Latin American countries must reform their fiscal policies to guarantee human rights
Latin American Countries Must Reform Their Fiscal Policies to Guarantee Human Rights
“The most effective way to assess the commitment of a State and its institutions to human rights is to look at its budget […]
We need to generate a profound and urgent dialogue with the world of economics and finances at both the national and international levels.”
- Soledad García Muñoz, IACHR Special Rapporteur on Economic, Social, Cultural and Environmental Rights at the Inter-American Commission on Human Rights (IACHR)
New York/Santo Domingo, May 25—The deep connection between fiscal policies and human rights has recently been illustrated by troubling events in Nicaragua, Puerto Rico, Brazil and other countries throughout Latin America. Unjust fiscal policy measures adopted by these countries have stripped basic social protections from their populations, exacerbating social and economic rights deficits and provoking unrest that in some cases has led to violence and repression.
This grim reality underlines the relevance of the recent thematic hearing hosted by the Inter-American Commission on Human Rights (the Commission), which focused on the role of fiscal policy in the fulfillment of economic, social and cultural rights (ESCR) in Latin America. The 168th session of the Commission, running from May 3rd to 11th, was petitioned by the Center for Economic and Social Rights (CESR) and a coalition of 12 civil society organizations from the region (listed below).
On the last day of the session, representatives from CESR, OXFAM, INESC, CELS, Dejusticia, ACIJ, APRODEH, ForoSalud and the Buenos Aires Public Defense Ministry presented arguments and evidence of the impacts of regressive and discriminatory fiscal policies on human rights. Coalition members presented the Commission evidence of the impact of unprecedented austerity measures in Brazil, insufficient resource mobilization to guarantee social policy reforms in the context of the peace process in Colombia, regressive and unequal fiscal policies perpetuating disparate access to education and health in Peru, budget cuts to social programs in Argentina and the potential for a fairer property taxation system in Buenos Aires City. As the region slides into a period of stagnation, coalition petitioners called for a more intense scrutiny of the human rights impacts of current economic and social policy choices and presented alternatives for generating resources, which these states are failing to implement due to lack of political will.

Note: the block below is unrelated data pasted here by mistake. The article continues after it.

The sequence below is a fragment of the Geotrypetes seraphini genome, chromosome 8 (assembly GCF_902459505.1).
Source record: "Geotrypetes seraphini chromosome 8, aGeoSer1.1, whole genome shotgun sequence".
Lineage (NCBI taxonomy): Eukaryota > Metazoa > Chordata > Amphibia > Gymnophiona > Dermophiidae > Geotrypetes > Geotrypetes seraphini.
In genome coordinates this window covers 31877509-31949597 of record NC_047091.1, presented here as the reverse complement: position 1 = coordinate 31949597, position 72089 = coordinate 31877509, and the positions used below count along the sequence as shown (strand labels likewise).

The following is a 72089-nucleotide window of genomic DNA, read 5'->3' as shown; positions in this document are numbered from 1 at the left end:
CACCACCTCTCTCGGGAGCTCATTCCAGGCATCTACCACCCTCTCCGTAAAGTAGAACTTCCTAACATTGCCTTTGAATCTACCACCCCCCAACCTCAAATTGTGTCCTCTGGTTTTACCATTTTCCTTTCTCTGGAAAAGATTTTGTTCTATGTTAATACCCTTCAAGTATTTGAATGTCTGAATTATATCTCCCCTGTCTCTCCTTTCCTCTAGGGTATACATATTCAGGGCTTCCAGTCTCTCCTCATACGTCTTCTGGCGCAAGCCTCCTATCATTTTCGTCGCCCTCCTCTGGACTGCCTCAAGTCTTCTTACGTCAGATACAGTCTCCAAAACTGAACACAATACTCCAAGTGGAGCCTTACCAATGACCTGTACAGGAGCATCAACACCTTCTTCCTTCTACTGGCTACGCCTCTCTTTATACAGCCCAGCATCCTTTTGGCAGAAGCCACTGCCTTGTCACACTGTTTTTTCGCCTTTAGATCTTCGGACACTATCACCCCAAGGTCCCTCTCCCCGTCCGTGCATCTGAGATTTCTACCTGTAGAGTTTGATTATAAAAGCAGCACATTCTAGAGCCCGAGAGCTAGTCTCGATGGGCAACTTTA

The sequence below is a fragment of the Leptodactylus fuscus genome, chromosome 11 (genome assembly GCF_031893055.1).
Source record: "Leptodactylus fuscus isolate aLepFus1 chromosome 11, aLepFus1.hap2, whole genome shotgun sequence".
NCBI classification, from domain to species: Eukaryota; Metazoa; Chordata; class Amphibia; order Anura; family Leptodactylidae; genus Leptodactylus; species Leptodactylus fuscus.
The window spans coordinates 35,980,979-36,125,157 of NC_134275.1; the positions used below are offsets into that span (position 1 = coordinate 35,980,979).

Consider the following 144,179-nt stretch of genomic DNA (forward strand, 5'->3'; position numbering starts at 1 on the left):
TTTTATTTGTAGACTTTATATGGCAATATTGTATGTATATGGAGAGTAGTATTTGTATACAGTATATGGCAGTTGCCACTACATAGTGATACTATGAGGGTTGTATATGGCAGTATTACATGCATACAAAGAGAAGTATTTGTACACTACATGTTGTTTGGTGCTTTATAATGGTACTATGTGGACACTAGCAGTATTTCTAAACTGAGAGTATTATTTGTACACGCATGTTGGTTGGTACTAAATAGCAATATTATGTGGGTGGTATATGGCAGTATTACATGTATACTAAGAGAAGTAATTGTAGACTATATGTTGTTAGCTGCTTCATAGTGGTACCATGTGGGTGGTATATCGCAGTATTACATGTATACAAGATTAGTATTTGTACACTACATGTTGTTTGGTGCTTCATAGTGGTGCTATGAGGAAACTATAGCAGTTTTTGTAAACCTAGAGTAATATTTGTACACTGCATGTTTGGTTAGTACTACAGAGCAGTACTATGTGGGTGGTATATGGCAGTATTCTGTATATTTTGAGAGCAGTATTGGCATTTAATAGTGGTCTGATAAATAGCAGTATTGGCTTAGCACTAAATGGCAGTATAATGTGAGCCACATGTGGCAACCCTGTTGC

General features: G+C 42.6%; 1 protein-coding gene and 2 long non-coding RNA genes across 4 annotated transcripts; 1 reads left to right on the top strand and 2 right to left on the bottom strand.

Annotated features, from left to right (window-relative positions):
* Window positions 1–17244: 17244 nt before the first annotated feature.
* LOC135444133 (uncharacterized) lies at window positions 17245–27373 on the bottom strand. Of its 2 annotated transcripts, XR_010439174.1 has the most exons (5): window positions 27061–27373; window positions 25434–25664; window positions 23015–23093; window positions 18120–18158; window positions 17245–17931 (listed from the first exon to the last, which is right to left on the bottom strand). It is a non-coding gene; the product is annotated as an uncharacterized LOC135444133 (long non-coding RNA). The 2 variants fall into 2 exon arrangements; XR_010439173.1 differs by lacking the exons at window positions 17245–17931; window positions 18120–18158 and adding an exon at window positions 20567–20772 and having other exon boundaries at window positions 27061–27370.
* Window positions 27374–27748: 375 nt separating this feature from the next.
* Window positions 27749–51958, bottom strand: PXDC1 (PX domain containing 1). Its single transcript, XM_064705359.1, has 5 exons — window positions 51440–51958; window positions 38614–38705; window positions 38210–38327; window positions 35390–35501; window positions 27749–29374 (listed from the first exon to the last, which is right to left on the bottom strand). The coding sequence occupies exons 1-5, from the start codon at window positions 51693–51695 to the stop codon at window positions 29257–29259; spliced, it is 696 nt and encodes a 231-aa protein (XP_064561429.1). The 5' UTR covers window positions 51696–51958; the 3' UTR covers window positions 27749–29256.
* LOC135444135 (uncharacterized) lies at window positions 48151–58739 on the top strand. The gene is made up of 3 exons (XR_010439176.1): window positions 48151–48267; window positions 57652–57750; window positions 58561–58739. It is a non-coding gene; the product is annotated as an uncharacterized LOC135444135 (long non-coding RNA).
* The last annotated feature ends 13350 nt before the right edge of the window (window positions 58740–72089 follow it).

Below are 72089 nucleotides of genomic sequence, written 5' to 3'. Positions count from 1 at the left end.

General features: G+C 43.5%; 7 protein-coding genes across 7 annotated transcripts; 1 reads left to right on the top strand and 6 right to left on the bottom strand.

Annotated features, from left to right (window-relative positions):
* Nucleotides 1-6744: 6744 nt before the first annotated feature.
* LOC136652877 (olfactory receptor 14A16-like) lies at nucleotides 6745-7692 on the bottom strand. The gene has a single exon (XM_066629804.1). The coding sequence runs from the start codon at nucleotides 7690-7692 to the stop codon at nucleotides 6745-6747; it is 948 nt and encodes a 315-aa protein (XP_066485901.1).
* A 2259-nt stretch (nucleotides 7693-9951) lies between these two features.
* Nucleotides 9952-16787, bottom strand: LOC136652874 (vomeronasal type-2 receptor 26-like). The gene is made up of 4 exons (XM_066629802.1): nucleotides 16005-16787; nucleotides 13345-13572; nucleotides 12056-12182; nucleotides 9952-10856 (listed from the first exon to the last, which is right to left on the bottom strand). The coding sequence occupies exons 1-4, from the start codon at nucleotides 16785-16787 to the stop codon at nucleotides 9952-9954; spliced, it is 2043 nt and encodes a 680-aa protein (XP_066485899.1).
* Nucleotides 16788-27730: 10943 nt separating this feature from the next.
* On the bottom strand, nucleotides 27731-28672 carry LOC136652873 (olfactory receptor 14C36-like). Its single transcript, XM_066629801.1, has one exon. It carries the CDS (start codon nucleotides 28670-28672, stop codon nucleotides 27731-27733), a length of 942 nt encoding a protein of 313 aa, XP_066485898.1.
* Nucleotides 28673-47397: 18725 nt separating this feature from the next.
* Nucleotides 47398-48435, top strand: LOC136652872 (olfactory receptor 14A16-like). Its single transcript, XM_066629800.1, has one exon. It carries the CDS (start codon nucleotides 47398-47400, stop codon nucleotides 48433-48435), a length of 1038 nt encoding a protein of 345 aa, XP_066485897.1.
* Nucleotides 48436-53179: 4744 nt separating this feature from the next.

Margaret Macaulay, President of the Commission, thanked the coalition for the strong and detailed evidence presented highlighting its importance for this body’s work advancing economic and social rights. The arguments and evidence underlying these cases are contained in a report produced by the coalition.